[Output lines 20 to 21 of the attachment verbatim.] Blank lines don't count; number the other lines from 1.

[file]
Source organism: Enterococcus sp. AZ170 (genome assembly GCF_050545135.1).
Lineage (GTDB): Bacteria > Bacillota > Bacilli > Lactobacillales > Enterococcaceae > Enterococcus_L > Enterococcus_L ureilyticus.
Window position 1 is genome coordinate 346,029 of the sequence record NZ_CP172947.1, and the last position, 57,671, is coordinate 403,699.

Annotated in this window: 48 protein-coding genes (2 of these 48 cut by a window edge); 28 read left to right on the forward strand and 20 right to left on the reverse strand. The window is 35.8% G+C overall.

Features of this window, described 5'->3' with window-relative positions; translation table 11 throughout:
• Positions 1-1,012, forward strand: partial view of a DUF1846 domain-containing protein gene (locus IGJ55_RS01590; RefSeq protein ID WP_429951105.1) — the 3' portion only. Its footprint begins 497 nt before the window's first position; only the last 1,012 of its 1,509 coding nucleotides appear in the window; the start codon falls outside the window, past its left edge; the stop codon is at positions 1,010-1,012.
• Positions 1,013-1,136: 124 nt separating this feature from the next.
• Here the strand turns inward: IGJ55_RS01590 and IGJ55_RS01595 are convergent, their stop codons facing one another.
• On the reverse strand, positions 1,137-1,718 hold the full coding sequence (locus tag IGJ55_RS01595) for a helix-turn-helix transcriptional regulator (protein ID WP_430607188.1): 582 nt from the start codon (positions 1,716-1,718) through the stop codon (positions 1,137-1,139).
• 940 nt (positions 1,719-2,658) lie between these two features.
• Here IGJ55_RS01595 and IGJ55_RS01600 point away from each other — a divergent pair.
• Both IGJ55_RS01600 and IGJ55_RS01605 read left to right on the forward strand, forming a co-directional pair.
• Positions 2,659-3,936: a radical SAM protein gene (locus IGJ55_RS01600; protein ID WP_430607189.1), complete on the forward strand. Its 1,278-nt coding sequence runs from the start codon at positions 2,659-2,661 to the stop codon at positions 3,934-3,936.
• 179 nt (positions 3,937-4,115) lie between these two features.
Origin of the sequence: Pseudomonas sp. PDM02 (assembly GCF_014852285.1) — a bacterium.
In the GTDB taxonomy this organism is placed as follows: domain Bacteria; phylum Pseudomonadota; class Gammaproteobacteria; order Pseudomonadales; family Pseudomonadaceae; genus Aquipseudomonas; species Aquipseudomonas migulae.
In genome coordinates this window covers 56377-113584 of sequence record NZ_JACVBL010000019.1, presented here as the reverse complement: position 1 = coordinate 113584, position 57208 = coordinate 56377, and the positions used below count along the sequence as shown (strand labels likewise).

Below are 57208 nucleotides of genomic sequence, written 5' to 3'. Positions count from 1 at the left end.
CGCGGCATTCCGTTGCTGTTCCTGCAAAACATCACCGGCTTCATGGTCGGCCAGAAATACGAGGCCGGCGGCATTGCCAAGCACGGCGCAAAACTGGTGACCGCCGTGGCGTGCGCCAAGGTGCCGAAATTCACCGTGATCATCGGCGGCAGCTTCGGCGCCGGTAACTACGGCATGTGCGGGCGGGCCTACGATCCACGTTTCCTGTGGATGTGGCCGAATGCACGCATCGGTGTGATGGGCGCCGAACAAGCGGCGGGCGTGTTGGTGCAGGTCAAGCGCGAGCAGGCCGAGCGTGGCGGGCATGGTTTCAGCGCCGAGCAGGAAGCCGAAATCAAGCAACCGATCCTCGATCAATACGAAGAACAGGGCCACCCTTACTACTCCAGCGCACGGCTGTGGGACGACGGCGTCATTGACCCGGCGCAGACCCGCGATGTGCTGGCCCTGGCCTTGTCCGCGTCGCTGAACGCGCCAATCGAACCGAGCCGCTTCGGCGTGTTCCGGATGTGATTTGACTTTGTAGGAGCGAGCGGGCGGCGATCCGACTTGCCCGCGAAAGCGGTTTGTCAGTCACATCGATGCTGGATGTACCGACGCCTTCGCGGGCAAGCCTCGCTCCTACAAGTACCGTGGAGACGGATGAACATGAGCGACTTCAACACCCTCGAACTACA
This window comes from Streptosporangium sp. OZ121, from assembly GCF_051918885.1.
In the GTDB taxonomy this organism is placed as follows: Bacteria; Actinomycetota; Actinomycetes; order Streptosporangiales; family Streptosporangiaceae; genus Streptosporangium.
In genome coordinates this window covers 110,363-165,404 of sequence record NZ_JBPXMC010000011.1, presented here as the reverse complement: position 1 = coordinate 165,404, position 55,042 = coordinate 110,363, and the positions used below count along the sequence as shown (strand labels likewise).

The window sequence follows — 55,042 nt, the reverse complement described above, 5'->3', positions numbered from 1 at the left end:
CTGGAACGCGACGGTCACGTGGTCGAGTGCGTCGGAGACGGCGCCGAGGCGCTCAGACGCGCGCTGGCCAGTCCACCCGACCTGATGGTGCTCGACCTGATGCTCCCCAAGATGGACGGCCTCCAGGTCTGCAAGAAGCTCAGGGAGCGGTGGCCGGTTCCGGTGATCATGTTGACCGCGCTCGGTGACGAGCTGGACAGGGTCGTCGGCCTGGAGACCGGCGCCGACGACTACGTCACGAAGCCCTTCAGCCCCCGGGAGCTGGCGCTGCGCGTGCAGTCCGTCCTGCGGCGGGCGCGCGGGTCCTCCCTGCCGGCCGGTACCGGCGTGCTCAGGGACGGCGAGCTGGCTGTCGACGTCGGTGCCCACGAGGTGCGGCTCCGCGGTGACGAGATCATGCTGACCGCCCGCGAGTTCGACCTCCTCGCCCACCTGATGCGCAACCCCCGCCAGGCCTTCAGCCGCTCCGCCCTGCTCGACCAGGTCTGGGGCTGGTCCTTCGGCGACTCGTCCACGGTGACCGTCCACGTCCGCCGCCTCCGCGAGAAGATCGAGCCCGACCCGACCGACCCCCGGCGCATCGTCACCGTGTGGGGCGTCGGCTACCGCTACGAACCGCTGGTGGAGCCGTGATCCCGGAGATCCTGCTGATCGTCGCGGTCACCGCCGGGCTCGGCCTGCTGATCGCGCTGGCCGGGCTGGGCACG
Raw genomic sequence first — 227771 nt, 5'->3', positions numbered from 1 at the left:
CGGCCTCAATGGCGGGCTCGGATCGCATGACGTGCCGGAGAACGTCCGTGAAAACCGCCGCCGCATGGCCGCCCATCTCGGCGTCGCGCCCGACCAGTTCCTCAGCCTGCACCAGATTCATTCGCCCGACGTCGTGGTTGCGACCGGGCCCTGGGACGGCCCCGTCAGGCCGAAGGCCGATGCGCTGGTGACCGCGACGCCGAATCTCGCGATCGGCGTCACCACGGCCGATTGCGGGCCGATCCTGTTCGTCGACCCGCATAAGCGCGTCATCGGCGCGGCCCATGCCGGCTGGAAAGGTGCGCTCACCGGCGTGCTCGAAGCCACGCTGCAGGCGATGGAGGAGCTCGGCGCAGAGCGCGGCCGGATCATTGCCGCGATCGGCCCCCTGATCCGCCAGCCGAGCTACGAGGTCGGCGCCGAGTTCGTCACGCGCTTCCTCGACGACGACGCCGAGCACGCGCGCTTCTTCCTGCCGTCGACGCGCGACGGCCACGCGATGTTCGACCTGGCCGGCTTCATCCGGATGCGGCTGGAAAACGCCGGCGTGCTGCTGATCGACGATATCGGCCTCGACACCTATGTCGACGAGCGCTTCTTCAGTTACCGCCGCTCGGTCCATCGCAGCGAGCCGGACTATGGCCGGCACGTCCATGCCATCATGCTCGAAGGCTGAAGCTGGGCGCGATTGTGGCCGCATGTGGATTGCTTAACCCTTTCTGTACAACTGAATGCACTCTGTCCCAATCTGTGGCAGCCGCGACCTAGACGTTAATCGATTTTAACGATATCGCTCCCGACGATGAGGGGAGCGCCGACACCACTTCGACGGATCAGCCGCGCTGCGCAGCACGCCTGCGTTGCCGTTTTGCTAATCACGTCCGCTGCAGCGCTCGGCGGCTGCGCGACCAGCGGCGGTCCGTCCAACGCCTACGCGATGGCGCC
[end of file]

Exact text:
This window comes from Streptosporangium sp. OZ121, from assembly GCF_051918885.1.
In the GTDB taxonomy this organism is placed as follows: Bacteria; Actinomycetota; Actinomycetes; order Streptosporangiales; family Streptosporangiaceae; genus Streptosporangium.